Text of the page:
Our county does not produce rice, but relies for its food upon other areas.  When the summer wehat is reaching ripeness and the autumn crops are already rising, the boats of the merchants that come loaded with rice from an unbroken line…. [But] if by chance there were to be an outbreak of hostilities … such that the city gates did not open for ten days, and the hungry people raised their voices in clamour, how could there fail to be riot and disorder?[11]

 In 1641-42, ‘global cooling destroyed the rice harvest throughout South China.  Perhaps 500,000 people starved to death and public order collapsed.’[12]


           Some months ago, I wrote about Joseph & Pharaoh: A Lesson in a Time of Climate Change.  I won’t repeat here the story of Pharaoh’s dream, Joseph’s interpretation and his ascendence to viceroy.  Rather, I want to focus on what he did with the power Pharaoh delegated to him.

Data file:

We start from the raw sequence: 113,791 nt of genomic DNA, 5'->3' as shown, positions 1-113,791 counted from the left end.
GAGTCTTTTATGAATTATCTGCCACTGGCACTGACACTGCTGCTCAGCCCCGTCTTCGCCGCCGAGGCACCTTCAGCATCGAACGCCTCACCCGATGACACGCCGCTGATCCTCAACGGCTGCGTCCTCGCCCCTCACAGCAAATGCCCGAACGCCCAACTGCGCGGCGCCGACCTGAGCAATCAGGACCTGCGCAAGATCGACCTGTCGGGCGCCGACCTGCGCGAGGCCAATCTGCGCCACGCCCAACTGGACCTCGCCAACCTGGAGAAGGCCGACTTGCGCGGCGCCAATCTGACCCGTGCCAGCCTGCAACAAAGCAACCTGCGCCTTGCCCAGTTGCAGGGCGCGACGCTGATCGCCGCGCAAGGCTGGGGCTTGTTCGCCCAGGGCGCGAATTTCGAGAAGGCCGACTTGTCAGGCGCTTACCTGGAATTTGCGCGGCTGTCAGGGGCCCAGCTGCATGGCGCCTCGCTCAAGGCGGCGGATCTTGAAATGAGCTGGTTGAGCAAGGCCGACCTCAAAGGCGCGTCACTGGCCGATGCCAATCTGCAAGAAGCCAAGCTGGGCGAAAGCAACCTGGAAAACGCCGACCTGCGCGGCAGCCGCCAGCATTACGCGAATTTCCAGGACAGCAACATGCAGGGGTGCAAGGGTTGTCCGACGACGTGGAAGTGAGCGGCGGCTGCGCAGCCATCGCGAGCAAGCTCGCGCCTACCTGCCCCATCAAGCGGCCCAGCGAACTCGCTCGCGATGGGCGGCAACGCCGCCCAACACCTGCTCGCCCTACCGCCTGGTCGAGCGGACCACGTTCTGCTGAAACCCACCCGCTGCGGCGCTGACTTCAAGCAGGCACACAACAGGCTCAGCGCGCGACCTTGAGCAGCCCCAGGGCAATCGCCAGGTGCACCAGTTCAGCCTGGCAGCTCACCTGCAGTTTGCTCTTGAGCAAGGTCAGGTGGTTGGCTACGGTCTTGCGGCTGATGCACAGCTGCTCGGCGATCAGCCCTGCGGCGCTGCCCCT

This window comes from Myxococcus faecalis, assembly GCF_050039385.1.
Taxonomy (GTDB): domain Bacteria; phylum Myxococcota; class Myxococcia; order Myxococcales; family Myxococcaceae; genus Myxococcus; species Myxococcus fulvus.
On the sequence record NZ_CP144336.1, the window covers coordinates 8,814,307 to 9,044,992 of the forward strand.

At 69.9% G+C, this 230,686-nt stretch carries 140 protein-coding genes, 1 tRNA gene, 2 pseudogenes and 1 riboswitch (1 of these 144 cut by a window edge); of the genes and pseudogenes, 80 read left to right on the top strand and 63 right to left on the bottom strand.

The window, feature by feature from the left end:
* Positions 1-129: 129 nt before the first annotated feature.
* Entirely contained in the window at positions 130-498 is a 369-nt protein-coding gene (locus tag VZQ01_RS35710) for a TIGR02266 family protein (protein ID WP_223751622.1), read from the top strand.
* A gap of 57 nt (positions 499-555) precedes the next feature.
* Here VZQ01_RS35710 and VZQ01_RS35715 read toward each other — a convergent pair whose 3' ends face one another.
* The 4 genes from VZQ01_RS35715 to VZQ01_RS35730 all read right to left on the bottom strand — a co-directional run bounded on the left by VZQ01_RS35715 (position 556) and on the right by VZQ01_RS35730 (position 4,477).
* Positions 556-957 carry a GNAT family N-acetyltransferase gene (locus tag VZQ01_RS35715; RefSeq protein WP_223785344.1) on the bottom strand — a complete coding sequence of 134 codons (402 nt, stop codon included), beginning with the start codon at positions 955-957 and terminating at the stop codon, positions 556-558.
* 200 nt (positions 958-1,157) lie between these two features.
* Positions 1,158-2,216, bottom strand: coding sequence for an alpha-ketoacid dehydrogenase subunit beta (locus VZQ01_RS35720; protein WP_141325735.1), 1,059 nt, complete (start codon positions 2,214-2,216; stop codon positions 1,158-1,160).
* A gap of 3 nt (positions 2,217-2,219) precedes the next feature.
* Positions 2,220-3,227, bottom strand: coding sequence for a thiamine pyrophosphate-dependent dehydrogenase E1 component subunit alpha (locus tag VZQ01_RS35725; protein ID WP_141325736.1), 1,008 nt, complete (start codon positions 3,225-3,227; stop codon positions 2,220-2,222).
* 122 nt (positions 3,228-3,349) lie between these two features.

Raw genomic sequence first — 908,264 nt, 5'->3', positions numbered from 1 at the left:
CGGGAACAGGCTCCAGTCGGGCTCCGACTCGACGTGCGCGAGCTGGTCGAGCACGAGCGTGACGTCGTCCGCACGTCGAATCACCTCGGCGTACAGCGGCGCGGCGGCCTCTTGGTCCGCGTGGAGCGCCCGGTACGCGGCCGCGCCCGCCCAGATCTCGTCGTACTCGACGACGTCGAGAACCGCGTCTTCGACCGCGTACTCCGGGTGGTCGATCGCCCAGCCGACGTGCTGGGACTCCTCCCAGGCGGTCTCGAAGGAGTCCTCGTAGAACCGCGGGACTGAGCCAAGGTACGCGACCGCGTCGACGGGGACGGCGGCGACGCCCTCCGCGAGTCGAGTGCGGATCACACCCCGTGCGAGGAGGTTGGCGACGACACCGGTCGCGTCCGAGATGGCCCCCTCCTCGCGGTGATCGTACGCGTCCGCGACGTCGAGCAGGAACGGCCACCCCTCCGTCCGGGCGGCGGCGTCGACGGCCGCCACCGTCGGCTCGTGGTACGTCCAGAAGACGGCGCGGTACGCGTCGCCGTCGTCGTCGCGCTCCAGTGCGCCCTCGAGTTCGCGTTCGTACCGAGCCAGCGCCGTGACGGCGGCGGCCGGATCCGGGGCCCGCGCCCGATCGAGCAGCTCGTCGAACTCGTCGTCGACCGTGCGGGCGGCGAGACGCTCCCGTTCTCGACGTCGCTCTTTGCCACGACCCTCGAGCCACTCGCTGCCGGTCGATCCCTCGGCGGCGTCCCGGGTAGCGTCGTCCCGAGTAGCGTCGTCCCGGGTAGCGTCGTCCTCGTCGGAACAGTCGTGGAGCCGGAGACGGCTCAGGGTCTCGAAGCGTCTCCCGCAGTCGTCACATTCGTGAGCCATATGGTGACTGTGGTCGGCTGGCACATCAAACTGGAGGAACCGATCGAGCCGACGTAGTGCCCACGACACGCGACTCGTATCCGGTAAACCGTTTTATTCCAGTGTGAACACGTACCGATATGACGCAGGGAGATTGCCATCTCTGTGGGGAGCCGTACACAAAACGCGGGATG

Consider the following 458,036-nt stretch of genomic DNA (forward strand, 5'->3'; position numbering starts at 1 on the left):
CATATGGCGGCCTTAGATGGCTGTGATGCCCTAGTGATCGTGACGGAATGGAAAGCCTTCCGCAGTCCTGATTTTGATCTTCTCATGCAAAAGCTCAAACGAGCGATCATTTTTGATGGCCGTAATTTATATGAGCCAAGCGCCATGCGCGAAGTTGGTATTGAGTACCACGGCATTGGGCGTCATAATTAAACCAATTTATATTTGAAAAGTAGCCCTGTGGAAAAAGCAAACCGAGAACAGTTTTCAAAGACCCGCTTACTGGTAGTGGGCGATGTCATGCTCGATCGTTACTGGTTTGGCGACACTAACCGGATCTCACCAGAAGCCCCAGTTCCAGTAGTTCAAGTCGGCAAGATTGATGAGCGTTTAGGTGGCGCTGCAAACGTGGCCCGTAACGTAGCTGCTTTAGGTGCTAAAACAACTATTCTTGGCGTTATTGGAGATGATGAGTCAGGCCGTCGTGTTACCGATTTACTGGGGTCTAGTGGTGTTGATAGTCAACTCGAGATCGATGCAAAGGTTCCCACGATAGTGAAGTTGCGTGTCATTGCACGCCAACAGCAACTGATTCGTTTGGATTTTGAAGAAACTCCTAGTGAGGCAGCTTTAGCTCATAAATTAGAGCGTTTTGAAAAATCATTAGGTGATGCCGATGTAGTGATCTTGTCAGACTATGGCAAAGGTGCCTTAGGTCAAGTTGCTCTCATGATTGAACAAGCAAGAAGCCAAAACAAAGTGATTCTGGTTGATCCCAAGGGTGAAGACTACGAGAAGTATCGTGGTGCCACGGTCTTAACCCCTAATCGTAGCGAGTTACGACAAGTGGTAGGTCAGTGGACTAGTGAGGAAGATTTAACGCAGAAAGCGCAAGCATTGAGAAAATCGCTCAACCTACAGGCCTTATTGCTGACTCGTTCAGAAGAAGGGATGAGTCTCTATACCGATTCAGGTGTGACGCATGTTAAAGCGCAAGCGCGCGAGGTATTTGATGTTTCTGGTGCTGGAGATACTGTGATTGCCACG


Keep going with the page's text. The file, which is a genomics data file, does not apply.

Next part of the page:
Joseph had offered Pharaoh a way through the coming shift from wet westerlies to dry easterlies.  Its particularity is significant.

 Now therefore let Pharaoh look out a man discreet and wise, and set him over the land of Egypt.

 Let Pharaoh do this, and let him appoint officers over the land, and take up the fifth part of the land of Egypt in the seven plenteous years.

 And let them gather all the food of those good years that come, and lay up corn [wheat] under the hand of Pharaoh, and let them keep food in the cities.

 And that food shall be for store to the land against the seven years of famine, which shall be in the land of Egypt; that the land perish not through the famine.[13]